I have an angel investor friend who was a highly successful entrepreneur who complained that when he invested in a company he did not know about hidden prior art and this created a large amount of uncertainty.  He supported the idea of publication of patents.  However, the answer was not publication of patents, which breaks the social contract, but fully funding the patent office – as the Edison example above proves.

Disingenuousness of Libertarian Argument about Costs of Patents:  All property rights systems have some costs involved in them.  GE employs 600 attorneys to comply with tax laws, it probably employs another 600 to comply with SOX, discrimination laws, environmental laws, health and benefit laws.  However, it probably employs less 100 patent attorneys.  Their patent costs are a drop in the bucket compared to dealing with tax and other regulatory laws.  The Libertarian attack on patents in light of all the other burdens imposed on business is disingenuous.

Patents are property rights and companies’ purposeful infringement of other people’s property rights is not a regulatory burden, it is the result of purposeful belief that they can get away with the theft.  It is called efficient infringement.  See “Technology Theft as a Business Strategy”  http://hallingblog.com/2010/03/24/pat-choate-technology-theft-as-a-business-strategy/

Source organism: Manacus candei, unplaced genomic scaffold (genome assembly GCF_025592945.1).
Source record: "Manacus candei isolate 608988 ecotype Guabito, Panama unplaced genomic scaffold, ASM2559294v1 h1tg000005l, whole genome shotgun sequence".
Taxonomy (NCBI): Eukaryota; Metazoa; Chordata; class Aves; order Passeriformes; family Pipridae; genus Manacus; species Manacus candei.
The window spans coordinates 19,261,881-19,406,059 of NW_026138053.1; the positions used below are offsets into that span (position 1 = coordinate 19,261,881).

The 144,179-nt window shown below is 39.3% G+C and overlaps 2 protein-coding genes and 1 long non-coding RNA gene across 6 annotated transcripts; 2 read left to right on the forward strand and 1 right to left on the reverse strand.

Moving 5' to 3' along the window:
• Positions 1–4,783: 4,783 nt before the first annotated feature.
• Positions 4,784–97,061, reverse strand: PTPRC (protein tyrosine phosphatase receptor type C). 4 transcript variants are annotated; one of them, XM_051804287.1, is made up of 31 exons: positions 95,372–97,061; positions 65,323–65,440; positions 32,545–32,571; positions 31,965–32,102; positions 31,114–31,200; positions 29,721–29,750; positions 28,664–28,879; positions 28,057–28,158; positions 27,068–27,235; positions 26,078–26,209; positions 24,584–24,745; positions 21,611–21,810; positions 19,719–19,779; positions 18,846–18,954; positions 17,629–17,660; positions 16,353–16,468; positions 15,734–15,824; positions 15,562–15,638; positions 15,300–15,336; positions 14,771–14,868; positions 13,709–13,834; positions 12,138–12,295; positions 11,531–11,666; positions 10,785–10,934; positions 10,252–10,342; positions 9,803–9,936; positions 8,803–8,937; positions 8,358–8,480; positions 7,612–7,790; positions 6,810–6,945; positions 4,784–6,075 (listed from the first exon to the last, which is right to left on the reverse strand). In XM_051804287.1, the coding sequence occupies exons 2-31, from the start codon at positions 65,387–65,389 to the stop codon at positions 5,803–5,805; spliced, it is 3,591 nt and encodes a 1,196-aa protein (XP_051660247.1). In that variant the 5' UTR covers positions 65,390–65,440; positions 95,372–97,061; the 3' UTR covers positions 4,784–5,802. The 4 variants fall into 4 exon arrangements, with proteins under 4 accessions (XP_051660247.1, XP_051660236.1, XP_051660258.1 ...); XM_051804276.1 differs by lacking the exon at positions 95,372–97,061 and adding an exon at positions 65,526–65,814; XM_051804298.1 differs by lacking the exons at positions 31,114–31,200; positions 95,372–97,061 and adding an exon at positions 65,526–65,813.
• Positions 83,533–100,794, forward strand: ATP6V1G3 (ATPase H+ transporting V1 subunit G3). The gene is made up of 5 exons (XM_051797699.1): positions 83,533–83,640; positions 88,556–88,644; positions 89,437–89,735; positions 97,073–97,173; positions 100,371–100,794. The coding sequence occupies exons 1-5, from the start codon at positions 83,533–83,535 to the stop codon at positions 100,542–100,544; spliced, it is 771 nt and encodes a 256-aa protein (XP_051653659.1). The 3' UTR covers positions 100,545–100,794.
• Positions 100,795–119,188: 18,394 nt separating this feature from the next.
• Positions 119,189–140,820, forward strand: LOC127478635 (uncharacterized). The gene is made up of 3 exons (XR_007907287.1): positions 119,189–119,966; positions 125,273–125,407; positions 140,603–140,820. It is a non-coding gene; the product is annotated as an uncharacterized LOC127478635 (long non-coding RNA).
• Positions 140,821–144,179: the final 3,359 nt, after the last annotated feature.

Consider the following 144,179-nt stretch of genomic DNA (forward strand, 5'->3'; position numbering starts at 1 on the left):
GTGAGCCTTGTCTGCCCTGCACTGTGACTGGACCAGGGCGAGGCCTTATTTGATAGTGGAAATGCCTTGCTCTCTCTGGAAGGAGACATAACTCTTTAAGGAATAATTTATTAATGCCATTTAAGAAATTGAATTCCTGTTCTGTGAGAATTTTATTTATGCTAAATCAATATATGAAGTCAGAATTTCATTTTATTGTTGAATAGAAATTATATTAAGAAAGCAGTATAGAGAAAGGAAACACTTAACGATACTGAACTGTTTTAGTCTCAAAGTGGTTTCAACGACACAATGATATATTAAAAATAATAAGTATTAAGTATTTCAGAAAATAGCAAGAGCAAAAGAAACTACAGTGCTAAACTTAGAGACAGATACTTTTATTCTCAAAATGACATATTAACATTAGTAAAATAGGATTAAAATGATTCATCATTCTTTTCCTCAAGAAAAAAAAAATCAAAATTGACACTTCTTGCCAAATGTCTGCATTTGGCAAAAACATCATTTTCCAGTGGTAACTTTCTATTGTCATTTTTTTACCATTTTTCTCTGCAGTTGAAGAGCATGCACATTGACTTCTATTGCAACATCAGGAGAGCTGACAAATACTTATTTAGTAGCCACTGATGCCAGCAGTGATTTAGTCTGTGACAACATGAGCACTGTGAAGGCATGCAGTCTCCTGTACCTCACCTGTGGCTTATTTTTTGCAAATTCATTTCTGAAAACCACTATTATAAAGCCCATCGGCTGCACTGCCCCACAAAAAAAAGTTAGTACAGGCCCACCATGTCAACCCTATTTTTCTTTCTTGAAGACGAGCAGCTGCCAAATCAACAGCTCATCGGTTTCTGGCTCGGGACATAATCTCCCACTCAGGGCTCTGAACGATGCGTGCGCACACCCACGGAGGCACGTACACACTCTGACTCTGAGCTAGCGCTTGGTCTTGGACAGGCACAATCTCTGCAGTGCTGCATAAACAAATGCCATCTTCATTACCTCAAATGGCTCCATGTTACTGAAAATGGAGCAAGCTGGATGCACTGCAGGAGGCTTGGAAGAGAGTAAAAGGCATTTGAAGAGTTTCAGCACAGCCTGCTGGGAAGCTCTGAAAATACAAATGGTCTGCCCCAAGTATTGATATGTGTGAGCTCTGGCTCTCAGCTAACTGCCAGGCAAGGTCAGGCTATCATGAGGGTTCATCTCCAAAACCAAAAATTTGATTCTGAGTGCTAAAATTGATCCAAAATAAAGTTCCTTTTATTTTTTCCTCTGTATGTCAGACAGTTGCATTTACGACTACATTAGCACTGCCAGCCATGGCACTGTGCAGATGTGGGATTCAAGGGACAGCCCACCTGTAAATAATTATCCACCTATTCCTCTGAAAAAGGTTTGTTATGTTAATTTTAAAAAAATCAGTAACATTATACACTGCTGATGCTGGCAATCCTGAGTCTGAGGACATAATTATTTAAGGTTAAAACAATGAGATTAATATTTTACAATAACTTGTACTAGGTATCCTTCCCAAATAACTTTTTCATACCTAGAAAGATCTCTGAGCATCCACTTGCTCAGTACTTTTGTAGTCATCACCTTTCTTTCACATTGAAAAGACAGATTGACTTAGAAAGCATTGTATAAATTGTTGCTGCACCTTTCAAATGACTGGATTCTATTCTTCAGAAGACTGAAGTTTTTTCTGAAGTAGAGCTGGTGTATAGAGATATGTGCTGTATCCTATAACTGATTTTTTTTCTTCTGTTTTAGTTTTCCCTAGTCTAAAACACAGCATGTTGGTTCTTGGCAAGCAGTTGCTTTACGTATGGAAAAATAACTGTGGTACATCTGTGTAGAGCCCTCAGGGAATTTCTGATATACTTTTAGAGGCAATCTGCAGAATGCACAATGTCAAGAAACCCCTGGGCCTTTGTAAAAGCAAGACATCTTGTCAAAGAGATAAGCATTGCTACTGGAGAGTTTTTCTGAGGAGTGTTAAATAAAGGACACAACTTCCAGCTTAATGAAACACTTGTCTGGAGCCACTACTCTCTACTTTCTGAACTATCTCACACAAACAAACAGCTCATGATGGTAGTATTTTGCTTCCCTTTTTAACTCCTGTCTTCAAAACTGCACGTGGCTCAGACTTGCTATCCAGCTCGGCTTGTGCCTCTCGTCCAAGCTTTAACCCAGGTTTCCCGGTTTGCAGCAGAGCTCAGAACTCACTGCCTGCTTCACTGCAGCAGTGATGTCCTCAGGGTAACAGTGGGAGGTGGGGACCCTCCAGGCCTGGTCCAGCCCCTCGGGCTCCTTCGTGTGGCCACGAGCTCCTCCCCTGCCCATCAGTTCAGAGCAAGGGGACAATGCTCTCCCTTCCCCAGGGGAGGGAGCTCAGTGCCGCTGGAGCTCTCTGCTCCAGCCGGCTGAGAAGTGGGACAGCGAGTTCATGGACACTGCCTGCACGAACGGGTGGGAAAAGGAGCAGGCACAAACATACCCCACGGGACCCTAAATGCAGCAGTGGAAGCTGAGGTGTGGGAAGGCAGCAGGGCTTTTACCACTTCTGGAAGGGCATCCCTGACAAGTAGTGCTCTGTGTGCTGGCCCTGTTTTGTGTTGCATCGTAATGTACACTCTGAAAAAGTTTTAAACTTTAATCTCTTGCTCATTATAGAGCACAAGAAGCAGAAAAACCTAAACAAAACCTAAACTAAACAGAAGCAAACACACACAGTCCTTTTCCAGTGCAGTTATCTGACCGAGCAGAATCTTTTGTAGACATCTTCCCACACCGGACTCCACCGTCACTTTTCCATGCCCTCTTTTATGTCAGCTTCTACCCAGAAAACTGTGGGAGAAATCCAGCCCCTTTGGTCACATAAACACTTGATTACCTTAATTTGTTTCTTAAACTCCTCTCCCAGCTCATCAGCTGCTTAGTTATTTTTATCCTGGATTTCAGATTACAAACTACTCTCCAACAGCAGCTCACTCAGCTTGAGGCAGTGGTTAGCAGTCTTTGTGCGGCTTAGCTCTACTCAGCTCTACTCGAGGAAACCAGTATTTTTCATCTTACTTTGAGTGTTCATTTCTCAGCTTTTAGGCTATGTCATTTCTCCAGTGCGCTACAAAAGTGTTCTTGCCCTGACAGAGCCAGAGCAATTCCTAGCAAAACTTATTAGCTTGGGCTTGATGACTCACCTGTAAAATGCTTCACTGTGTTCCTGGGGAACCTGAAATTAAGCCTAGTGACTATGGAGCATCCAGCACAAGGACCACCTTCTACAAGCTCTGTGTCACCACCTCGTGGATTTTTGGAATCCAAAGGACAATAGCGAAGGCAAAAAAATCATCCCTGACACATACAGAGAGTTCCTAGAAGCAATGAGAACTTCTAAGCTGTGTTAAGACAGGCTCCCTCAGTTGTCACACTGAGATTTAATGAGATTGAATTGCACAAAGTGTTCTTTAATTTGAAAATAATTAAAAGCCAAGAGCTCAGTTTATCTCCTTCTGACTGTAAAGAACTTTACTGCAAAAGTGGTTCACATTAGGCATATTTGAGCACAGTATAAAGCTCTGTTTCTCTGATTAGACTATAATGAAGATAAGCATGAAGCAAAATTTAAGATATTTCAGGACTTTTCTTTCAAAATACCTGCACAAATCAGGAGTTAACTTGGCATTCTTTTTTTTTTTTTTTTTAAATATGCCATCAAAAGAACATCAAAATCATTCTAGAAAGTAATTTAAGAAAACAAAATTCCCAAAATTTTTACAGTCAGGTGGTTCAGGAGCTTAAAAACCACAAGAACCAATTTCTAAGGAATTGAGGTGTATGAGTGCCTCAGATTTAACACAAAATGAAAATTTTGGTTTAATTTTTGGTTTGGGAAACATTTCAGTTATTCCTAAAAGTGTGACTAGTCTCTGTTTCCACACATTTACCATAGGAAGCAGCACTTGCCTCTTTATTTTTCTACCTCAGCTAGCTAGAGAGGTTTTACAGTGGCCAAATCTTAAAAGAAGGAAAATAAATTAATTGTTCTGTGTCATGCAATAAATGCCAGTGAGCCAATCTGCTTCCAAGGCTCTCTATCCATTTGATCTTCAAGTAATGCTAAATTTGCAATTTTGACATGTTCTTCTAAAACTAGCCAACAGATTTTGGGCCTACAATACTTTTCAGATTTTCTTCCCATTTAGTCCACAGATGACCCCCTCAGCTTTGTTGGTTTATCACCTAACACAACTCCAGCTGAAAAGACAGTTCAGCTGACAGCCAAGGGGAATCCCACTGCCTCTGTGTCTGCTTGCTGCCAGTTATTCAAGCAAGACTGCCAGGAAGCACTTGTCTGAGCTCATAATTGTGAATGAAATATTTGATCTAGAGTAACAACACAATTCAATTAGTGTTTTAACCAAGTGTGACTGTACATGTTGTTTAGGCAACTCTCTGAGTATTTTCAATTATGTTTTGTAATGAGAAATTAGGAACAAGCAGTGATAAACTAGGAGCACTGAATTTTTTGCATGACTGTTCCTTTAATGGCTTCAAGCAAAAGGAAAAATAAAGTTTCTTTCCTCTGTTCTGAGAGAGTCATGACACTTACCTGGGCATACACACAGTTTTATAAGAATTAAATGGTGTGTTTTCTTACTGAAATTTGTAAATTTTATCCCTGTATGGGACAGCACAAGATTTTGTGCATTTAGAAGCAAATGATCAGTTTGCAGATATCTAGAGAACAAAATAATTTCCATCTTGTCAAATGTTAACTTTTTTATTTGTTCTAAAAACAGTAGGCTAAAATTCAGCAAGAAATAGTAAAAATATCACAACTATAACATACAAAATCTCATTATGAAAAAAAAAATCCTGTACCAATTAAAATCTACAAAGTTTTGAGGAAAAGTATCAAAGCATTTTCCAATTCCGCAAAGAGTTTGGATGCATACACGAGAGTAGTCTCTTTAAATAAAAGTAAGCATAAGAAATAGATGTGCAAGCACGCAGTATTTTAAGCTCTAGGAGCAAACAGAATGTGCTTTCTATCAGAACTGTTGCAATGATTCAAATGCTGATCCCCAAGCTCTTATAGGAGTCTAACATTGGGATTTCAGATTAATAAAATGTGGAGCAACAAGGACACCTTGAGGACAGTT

Solutions

Patent Litigation: While patent litigation costs are similar to litigation costs generally, there are a number of things that can be done to make the system more efficient.  Some are changes to government and some are private sector initiatives.

Secondary Market/Title Insurance for patents.  Before the advent of title insurance it was very expensive to buy a piece of land.  You had to pay an attorney for a title report that did not come with any insurance.  Lawsuits over the boundaries of real property were epidemic before the advent of modern survey tools.  Patents are in the same position where no title insurance has been created.  Unfortunately, antitrust law undermined the first efforts to create a title insurance/secondary market for patents.  Patent pools were a way to determine the validity of patents, enforce patents, and widely license the patents in a cost efficient manner.  But the antitrust idiots said that they were illegal.  Today, Luddites are using the rallying cry of “patent troll” to kill off the beginning of a secondary market – see http://hallingblog.com/2009/09/18/in-defense-of-patent-trolls/ For more information see Jump Starting a Secondary Market for Patents http://hallingblog.com/2009/11/16/jump-starting-a-secondary-market-for-patents/.